Two LGBTQ candidates came up short in the primary for the St. George, Utah, city council race. With 14 candidates lining up for three seats on the council, the three incumbents made it through to the general election in November, with one barely making it in 6th place.
Katheryne Knight, who is bisexual, and Austin Hodges, who is gay, campaigned for the seats. Both said they were responding, in part, to the culture wars happening in the area.
“The people of St. George are tired of the division,” Hodges said. “They are tired of the infighting and the bickering. I feel like they are ready for a candidate who won’t stand for mudslinging or aggression.”
Knight agrees, saying there are more important issues to spend valuable council time debating.
St. George has made national headlines several times over the issue of family-friendly drag shows in public spaces. The council fired its city manager in 2022 after an uproar by heavily conservative community members over his refusal to cancel a drag show event during the filming of HBO’s “We’re Here.” Since then, community members have targeted the local farmer’s market because it is run by a business owner who allows drag events in their building. The city council also voted to stop a drag show at a municipal park. The city was forced to allow the show by a U.S. district judge, who ruled the city violated the performers’ constitutional right to freedom of speech and expression.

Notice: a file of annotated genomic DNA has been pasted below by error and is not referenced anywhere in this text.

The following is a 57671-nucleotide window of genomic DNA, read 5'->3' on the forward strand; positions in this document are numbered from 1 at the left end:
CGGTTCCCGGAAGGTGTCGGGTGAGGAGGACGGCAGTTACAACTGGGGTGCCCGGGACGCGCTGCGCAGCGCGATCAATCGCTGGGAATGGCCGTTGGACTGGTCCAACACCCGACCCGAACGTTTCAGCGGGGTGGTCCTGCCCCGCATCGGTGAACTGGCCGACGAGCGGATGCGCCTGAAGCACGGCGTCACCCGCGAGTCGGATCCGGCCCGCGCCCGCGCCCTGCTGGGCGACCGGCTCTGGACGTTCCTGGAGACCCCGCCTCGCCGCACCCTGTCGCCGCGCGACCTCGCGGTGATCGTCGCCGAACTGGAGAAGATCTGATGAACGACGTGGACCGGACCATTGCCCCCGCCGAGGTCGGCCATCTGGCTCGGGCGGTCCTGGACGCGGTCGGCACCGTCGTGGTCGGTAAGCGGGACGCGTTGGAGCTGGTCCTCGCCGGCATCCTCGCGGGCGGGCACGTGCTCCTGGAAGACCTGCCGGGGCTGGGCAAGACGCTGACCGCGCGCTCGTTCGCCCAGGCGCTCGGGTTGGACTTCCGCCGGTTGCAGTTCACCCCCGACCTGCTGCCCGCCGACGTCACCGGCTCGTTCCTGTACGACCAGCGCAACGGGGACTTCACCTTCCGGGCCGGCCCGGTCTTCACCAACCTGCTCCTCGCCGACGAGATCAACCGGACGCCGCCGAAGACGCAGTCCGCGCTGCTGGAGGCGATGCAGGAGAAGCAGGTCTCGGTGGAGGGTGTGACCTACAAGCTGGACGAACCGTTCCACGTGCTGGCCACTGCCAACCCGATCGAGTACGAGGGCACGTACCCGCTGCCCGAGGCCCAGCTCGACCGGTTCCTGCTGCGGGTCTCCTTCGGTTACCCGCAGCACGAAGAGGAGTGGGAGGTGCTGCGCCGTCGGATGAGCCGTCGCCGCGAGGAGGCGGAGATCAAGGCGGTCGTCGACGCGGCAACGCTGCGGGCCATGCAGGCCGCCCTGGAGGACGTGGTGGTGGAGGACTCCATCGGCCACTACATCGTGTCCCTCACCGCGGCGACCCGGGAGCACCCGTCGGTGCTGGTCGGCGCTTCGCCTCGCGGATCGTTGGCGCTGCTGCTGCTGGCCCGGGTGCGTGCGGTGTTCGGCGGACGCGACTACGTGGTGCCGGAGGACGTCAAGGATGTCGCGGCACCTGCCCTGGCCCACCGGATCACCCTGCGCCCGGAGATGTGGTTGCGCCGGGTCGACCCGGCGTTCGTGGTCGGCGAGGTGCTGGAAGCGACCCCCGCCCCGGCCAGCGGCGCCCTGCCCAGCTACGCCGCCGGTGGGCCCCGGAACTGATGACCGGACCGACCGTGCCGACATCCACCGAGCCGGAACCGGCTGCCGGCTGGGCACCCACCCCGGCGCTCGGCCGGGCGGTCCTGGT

Two of the non-incumbent council candidates are running on highly conservative platforms, which include resistance to the new state flag, Second Amendment rights, and returning the name “Dixie” to Utah Tech University. Both are also targeting drag shows under terms such as “protecting children.”
“I believe the city council has a crucial role to play in safeguarding our children from adult content and sexualization, and I am committed to taking action to address this pressing concern within the boundaries of our legal framework,” Brad Bennett wrote on his campaign website. “I firmly believe that we must not allow any content or events that are age-inappropriate for children to be hosted in venues where they are likely to be present. This includes adult-oriented material, as well as content that can be sensitive, confusing, or provocative for their young minds.”
“It is unacceptable for any adult content, whether direct or implied, to be displayed in areas where children are present or in public spaces such as parks. Creating safe and appropriate environments for everyone, especially children, to enjoy without exposure to inappropriate or mature content is essential,” candidate Paula Smith wrote on her site. “I will support any necessary action to ensure that does not occur.”